Dolly Parton freezes leftovers. Sarah Jessica Parker dresses her kids in hand-me-downs. And Warren Buffett, one of the wealthiest humans walking the planet, pays for McDonald's food with coupons.

Are these just the quirky habits of the rich and famous? Not at all. They represent the way these millionaires and billionaires acquired and retain their wealth: by managing money effectively, efficiently, and prudently.

If you want to travel in elite circles with billionaires like Oprah or "just" millionaires such as David Bach, author of 11 best-selling financial books, be ready to tighten your purse strings -- even if you have plenty of extra coinage at your disposal.

From the very beginning of my career, I focused on experiences, not material things. When I ran Coplex Ventures, my first company, I routinely paid myself last. It didn't hurt to cut luxuries like eating out; I knew I was setting myself up for a better future.

What I didn't realize is my penchant for penny pinching wasn't unusual. In fact, many rich people who grew up in dire straits never lost their ability to stretch a dollar or seek out bargains. Though it may sound silly to think of J.K. Rowling worrying about money, she's on record as saying that she had trouble getting comfortable with the sudden influx of cash after her Harry Potter books became bestsellers.

Truly, many of the one-percenters among us aren't living as lavishly as we might assume. Humble beginnings or not, we can all learn their secrets to sitting on cash instead of spending voraciously. Anyone can wield their wealth wisdom, including the following tips, to make smarter choices when it comes to spending, saving, and investing.

1. Live below your means.

Buffett moved into his current home in the late 1950s. After purchasing it for a little more than $30,000, he settled down and never moved again, according to Business Insider. Could he afford several vacation properties or a large mansion? You bet. Yet he's not interested in moving.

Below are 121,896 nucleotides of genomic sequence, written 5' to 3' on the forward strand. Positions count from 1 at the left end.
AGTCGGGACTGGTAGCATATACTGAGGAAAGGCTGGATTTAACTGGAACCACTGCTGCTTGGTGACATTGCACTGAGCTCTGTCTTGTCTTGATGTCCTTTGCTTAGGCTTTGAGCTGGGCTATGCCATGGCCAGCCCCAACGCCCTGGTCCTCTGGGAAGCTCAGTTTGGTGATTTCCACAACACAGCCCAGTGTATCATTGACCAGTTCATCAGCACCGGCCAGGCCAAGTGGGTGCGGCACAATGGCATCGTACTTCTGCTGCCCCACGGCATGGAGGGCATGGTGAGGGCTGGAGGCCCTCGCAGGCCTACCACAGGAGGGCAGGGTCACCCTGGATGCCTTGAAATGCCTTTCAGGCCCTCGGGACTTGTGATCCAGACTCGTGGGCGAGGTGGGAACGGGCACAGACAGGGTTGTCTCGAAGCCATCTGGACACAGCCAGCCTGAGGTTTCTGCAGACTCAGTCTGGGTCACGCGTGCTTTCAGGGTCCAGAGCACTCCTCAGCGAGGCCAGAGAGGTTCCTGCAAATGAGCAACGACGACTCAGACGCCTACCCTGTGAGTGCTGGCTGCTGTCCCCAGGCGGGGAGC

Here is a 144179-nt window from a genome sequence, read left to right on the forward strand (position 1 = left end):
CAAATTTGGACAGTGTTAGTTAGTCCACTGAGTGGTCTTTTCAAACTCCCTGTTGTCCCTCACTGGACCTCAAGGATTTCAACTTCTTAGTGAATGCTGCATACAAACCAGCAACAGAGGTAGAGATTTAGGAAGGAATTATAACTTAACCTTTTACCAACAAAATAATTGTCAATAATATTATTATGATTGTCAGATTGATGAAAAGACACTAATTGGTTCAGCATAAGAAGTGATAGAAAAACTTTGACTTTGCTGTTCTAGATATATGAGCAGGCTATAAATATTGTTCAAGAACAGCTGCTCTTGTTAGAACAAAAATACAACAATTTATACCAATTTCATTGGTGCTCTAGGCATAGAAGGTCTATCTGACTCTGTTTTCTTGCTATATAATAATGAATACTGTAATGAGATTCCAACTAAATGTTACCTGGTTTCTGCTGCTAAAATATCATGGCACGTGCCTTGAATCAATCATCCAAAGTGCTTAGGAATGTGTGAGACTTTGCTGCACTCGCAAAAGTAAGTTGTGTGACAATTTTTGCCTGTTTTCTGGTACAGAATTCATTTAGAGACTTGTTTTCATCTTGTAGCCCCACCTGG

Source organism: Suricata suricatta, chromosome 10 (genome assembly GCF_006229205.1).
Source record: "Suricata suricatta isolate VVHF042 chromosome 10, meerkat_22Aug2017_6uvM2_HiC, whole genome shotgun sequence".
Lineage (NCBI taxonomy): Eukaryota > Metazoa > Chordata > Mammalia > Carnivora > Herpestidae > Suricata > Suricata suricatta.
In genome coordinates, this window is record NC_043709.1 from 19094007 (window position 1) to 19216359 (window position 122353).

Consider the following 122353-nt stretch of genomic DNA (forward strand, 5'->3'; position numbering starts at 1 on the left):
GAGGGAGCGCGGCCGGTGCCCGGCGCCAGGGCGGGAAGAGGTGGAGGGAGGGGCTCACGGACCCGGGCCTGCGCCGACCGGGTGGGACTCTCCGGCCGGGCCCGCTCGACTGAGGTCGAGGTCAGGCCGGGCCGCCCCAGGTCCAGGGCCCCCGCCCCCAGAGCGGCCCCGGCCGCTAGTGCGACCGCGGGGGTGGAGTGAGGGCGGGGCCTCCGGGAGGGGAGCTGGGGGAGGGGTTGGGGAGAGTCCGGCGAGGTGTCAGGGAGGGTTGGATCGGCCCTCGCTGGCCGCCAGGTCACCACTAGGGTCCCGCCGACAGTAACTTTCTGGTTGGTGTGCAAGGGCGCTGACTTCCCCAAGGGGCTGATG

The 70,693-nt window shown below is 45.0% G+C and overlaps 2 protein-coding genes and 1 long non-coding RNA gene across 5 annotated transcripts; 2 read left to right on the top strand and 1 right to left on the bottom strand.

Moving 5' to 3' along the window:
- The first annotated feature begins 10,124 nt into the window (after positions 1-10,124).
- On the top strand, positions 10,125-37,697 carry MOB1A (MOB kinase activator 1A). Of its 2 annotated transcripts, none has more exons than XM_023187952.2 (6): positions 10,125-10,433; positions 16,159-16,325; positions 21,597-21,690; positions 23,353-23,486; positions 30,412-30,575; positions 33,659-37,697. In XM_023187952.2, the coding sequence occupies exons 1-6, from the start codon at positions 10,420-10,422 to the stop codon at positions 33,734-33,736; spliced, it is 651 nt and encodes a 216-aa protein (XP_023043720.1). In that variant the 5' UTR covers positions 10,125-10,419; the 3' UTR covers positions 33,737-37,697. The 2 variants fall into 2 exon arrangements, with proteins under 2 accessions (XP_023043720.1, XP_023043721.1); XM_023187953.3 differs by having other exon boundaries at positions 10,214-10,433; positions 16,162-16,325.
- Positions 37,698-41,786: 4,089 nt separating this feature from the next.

Mexican business magnate Carlos Slim Helú follows the same principle of living frugally. He hasn't switched residences for four decades. Again, his choice not to bounce around or amass personal real estate has earned him a billionaire status. Even if you never hit that top 10 list, you'll do well to lower your living costs.

2. Buy in bulk.

I'm a Costco habitué and an Amazon fan because I appreciate being able to purchase frequently used items in larger quantities. As long as they won't sit on a shelf for eons or go bad, the decision to buy in bulk makes perfect sense.

Mark Cuban apparently agrees. In a Vanity Fair video, he advised buying two years' worth of toothpaste or other household item whenever you see it on sale. Sure, he could afford to grab a single tube of toothpaste whenever the old tube runs empty, but that's not the smart move. Although you pay more up front, you save on the back end.

3. Invest in a reasonable vehicle.

Don't expect to see Mark Zuckerberg speeding around in a Ferrari. According to Business Insider, the frugal Facebook founder prefers to get from point to point in his Volkswagen GTI, a far cry from a cherry red sports car packing 800 horsepower under the hood.

Evaluate the pragmatism of your own transportation method. According to Carfax, vehicles can depreciate up to 25 percent annually. Go easy on the upfront cost and try to keep your wheels on the road for as long as you can. That way, you'll get the most money mileage out of your ride.

4. Fly economy class.

Business and first class may tempt you beyond belief, but unless you can save up travel points and hack the system, always fly economy. Even Ingvar Kamprad, the late Ikea founder, flew frugally.

His belief was that just because he could do something didn't mean he should, and that included wasting dollars on luxury plane travel. It's a truth many travelers have come to realize: First class comes with perks, no doubt, but you get to your destination just as quickly if you choose the cheap seats.

5. Clip coupons.

You probably don't have time to go full extreme couponing. Don't let that stop you from occasionally clipping coupons or checking out discount payment apps like CrayPay that pay a certain percentage of your purchase.

Feeling a little weirded out at the thought of carrying coupons? Hey, if Kristen Bell and other stars use coupons to stretch their income, anyone can -- and should. Never think a coupon makes you look poor: It's a common way for well-off people to spend their dollars wisely.

Financial success involves more than just getting a raise or hitting the big time with an up-and-coming stock. The road to becoming and staying much more than solvent involves making smarter day-to-day decisions, including whether you want to add a sundae to that cheeseburger meal deal.